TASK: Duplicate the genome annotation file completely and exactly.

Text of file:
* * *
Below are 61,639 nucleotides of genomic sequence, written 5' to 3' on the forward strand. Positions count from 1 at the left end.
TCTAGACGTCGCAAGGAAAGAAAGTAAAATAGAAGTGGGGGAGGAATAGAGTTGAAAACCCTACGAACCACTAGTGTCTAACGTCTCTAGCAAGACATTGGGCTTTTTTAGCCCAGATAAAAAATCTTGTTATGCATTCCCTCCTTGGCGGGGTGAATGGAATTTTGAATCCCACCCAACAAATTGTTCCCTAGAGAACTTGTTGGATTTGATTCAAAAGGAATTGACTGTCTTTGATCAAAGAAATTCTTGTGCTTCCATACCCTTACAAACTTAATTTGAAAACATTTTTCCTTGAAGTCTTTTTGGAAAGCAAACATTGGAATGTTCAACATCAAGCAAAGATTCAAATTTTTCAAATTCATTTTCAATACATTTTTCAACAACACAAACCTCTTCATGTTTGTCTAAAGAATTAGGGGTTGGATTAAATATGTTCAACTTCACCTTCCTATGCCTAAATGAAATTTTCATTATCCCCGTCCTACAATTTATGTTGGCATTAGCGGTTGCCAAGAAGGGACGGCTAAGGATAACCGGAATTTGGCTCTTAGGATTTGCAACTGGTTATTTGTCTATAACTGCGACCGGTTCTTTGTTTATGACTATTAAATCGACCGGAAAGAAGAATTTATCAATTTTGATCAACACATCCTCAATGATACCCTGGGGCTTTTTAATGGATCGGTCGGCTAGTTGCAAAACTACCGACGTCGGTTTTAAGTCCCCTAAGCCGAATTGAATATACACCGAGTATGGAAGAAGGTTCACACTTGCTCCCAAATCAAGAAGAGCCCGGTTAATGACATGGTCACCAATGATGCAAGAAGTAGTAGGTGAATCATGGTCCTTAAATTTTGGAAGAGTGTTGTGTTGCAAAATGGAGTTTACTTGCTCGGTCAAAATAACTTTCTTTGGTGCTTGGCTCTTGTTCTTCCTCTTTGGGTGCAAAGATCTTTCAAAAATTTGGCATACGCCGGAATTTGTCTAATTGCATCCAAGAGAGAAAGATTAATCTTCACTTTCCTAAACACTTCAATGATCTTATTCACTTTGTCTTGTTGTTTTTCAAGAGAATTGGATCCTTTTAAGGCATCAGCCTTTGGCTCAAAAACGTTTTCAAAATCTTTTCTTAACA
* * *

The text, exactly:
Below are 61,639 nucleotides of genomic sequence, written 5' to 3' on the forward strand. Positions count from 1 at the left end.
TCTAGACGTCGCAAGGAAAGAAAGTAAAATAGAAGTGGGGGAGGAATAGAGTTGAAAACCCTACGAACCACTAGTGTCTAACGTCTCTAGCAAGACATTGGGCTTTTTTAGCCCAGATAAAAAATCTTGTTATGCATTCCCTCCTTGGCGGGGTGAATGGAATTTTGAATCCCACCCAACAAATTGTTCCCTAGAGAACTTGTTGGATTTGATTCAAAAGGAATTGACTGTCTTTGATCAAAGAAATTCTTGTGCTTCCATACCCTTACAAACTTAATTTGAAAACATTTTTCCTTGAAGTCTTTTTGGAAAGCAAACATTGGAATGTTCAACATCAAGCAAAGATTCAAATTTTTCAAATTCATTTTCAATACATTTTTCAACAACACAAACCTCTTCATGTTTGTCTAAAGAATTAGGGGTTGGATTAAATATGTTCAACTTCACCTTCCTATGCCTAAATGAAATTTTCATTATCCCCGTCCTACAATTTATGTTGGCATTAGCGGTTGCCAAGAAGGGACGGCTAAGGATAACCGGAATTTGGCTCTTAGGATTTGCAACTGGTTATTTGTCTATAACTGCGACCGGTTCTTTGTTTATGACTATTAAATCGACCGGAAAGAAGAATTTATCAATTTTGATCAACACATCCTCAATGATACCCTGGGGCTTTTTAATGGATCGGTCGGCTAGTTGCAAAACTACCGACGTCGGTTTTAAGTCCCCTAAGCCGAATTGAATATACACCGAGTATGGAAGAAGGTTCACACTTGCTCCCAAATCAAGAAGAGCCCGGTTAATGACATGGTCACCAATGATGCAAGAAGTAGTAGGTGAATCATGGTCCTTAAATTTTGGAAGAGTGTTGTGTTGCAAAATGGAGTTTACTTGCTCGGTCAAAATAACTTTCTTTGGTGCTTGGCTCTTGTTCTTCCTCTTTGGGTGCAAAGATCTTTCAAAAATTTGGCATACGCCGGAATTTGTCTAATTGCATCCAAGAGAGAAAGATTAATCTTCACTTTCCTAAACACTTCAATGATCTTATTCACTTTGTCTTGTTGTTTTTCAAGAGAATTGGATCCTTTTAAGGCATCAGCCTTTGGCTCAAAAACGTTTTCAAAATCTTTTCTTAACA